I managed to track down a savory, yeasted recipe for the bread on the blog of journalist and forestry writer Claude Crowley, who wrote: “You can Google many recipes for corn light bread, but beware. They vary wildly, and many appear to me to have little kinship to the original. Some call for odd ingredients, like rye flour, honey or molasses, and chopped chili peppers. Chopped chili peppers in corn lightbread? Good Lord! ... Most corn lightbread recipes call for sugar, generally too much, in my opinion. Sugar in regular cornbread was against my family’s religion; to me, that belief carries over to corn lightbread. ... Still, tastes differ. So consider sugar an option, if you like. But if you do add it, use discretion. You aren’t making a cake.”
Crowley’s recipe, lightly adapted below, is fairly light, with a spongy crumb and a subtle sweetness from the corn. And with its fat coming from only a couple eggs and a cup of milk, it is actually fairly “light” from a health perspective. Of course, I found the bread far more delicious once sliced, toasted and slathered with butter, but to each her own.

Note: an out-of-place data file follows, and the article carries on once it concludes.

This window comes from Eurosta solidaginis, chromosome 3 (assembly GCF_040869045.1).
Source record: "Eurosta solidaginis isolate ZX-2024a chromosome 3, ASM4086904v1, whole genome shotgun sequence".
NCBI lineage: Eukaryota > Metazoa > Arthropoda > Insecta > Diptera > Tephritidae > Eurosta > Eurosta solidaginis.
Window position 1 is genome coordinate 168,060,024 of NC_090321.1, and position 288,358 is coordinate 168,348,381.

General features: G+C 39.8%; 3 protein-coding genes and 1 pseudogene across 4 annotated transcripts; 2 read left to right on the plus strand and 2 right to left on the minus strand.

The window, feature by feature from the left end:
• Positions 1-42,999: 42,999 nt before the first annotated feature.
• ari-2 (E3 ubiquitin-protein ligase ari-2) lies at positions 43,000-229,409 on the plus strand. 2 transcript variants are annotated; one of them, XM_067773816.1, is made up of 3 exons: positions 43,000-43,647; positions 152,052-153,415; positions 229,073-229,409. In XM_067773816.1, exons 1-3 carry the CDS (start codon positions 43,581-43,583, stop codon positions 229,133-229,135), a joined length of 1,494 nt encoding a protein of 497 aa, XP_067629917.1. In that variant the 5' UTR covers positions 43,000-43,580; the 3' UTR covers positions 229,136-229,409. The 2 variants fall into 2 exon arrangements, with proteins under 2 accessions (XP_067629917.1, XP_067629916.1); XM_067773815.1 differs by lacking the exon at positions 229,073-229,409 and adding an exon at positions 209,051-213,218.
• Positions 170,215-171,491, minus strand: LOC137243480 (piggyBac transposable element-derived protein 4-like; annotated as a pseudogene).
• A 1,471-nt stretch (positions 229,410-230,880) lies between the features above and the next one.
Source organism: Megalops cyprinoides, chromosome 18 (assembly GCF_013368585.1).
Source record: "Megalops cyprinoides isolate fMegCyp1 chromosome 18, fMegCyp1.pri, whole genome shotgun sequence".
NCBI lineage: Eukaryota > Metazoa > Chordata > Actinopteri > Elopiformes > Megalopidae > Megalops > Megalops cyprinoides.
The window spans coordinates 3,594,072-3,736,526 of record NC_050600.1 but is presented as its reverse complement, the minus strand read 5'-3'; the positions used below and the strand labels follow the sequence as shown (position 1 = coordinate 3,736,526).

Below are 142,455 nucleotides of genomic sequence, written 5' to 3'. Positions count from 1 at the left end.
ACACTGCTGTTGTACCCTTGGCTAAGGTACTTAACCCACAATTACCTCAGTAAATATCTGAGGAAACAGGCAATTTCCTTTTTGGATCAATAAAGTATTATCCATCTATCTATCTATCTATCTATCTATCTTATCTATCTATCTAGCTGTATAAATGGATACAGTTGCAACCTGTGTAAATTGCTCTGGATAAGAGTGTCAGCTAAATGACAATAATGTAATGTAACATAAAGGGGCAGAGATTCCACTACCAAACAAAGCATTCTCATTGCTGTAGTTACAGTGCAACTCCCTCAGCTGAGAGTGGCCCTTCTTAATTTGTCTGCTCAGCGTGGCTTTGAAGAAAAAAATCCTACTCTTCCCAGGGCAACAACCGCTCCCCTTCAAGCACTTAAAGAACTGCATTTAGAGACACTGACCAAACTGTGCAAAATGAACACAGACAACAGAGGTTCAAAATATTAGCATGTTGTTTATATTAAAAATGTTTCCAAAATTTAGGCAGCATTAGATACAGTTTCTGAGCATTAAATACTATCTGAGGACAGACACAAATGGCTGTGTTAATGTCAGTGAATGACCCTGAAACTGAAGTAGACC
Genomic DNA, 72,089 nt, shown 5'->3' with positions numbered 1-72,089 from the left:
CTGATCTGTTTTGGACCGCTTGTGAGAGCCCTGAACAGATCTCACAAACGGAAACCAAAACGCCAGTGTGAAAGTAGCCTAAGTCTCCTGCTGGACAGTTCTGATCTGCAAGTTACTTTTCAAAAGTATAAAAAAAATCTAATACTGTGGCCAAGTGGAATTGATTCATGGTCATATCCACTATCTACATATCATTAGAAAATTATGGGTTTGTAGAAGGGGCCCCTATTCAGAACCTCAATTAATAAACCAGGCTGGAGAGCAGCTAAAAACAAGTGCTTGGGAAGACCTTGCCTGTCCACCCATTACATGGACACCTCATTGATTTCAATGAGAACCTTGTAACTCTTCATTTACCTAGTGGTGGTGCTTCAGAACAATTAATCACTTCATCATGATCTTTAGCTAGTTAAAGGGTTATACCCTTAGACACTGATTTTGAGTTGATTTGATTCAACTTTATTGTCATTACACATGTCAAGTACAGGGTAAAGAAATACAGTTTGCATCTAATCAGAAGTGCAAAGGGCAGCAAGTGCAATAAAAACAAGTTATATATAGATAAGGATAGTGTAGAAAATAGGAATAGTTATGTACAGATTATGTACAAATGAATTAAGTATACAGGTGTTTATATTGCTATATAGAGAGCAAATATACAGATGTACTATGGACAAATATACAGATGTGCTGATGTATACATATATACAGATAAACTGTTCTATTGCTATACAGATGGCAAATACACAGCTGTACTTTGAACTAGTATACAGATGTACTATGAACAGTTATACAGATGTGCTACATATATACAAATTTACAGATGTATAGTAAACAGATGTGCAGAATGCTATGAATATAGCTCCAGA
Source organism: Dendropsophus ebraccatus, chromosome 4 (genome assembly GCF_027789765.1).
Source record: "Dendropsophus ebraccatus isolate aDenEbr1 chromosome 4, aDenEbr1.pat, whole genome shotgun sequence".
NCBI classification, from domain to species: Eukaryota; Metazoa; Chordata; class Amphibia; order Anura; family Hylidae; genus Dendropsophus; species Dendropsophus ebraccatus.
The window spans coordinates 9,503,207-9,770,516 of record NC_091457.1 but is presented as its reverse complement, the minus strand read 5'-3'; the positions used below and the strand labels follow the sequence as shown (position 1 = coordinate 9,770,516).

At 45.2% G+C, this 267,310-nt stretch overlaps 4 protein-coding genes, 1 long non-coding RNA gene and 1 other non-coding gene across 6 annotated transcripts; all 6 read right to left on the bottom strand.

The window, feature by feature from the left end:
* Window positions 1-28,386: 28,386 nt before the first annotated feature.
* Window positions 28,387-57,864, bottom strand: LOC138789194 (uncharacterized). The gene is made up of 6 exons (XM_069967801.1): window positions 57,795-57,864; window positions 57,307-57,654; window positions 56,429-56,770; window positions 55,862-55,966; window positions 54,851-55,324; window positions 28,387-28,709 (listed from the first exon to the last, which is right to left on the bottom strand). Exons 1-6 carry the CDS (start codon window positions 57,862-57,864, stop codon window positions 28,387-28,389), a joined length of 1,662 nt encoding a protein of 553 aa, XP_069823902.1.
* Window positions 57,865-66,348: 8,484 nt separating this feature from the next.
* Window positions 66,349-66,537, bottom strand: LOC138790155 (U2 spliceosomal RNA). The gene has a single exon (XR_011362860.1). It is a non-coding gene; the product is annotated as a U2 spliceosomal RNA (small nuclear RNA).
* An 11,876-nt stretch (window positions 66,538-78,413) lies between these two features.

A far more typical recipe, at least today, is for sweet corn light bread. These varieties call for all kinds of sweeteners, from granulated sugar to sorghum, and they range in proportion of sweetness, from a more demure bread appropriate for dinner, to loaves more akin, as Crowley wrote, to cake.
And, yes, recipes abound. I’ve adapted my sweet corn light bread, also below, from an undated recipe card I found on the excellent vintage recipe site Recipe Curio. (Southern Kitchen also has two other recipes for sweet corn light bread in our recipe collection, which you can find here and here.)
With 1/2 cup of sugar for 2 1/2 cups of dry ingredients, this corn light bread isn’t too-too sweet. Further, some of this sugar gets balanced out from the tang of the buttermilk, resulting in a bread that will pair perfectly with a bowl of chili or a half-rack of ribs. (I did, indeed, eat it with a bowl of chili.)